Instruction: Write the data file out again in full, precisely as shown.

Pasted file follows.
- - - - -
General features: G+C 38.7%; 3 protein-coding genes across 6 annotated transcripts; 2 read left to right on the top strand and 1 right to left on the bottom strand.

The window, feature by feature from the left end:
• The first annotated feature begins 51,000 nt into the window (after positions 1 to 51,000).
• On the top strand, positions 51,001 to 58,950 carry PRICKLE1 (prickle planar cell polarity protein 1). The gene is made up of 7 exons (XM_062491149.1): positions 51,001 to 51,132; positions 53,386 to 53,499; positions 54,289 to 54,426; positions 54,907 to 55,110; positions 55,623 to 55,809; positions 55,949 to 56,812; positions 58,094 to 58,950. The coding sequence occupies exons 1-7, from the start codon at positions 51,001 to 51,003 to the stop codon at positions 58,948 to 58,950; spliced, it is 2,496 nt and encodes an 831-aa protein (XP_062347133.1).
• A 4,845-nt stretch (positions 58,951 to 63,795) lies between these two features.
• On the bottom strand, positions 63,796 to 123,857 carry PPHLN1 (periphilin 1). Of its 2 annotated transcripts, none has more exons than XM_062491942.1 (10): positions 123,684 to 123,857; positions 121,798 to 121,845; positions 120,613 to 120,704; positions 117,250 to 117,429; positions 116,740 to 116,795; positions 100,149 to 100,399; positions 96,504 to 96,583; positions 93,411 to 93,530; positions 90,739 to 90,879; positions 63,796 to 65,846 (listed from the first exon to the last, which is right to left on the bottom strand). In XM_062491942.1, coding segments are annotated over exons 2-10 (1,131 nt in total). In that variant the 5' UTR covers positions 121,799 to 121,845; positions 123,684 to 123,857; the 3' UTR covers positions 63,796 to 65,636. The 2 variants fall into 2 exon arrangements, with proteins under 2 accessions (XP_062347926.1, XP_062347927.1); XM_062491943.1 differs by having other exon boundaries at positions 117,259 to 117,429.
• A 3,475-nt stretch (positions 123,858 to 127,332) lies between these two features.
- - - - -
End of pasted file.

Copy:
General features: G+C 38.7%; 3 protein-coding genes across 6 annotated transcripts; 2 read left to right on the top strand and 1 right to left on the bottom strand.

The window, feature by feature from the left end:
• The first annotated feature begins 51,000 nt into the window (after positions 1 to 51,000).
• On the top strand, positions 51,001 to 58,950 carry PRICKLE1 (prickle planar cell polarity protein 1). The gene is made up of 7 exons (XM_062491149.1): positions 51,001 to 51,132; positions 53,386 to 53,499; positions 54,289 to 54,426; positions 54,907 to 55,110; positions 55,623 to 55,809; positions 55,949 to 56,812; positions 58,094 to 58,950. The coding sequence occupies exons 1-7, from the start codon at positions 51,001 to 51,003 to the stop codon at positions 58,948 to 58,950; spliced, it is 2,496 nt and encodes an 831-aa protein (XP_062347133.1).
• A 4,845-nt stretch (positions 58,951 to 63,795) lies between these two features.
• On the bottom strand, positions 63,796 to 123,857 carry PPHLN1 (periphilin 1). Of its 2 annotated transcripts, none has more exons than XM_062491942.1 (10): positions 123,684 to 123,857; positions 121,798 to 121,845; positions 120,613 to 120,704; positions 117,250 to 117,429; positions 116,740 to 116,795; positions 100,149 to 100,399; positions 96,504 to 96,583; positions 93,411 to 93,530; positions 90,739 to 90,879; positions 63,796 to 65,846 (listed from the first exon to the last, which is right to left on the bottom strand). In XM_062491942.1, coding segments are annotated over exons 2-10 (1,131 nt in total). In that variant the 5' UTR covers positions 121,799 to 121,845; positions 123,684 to 123,857; the 3' UTR covers positions 63,796 to 65,636. The 2 variants fall into 2 exon arrangements, with proteins under 2 accessions (XP_062347926.1, XP_062347927.1); XM_062491943.1 differs by having other exon boundaries at positions 117,259 to 117,429.
• A 3,475-nt stretch (positions 123,858 to 127,332) lies between these two features.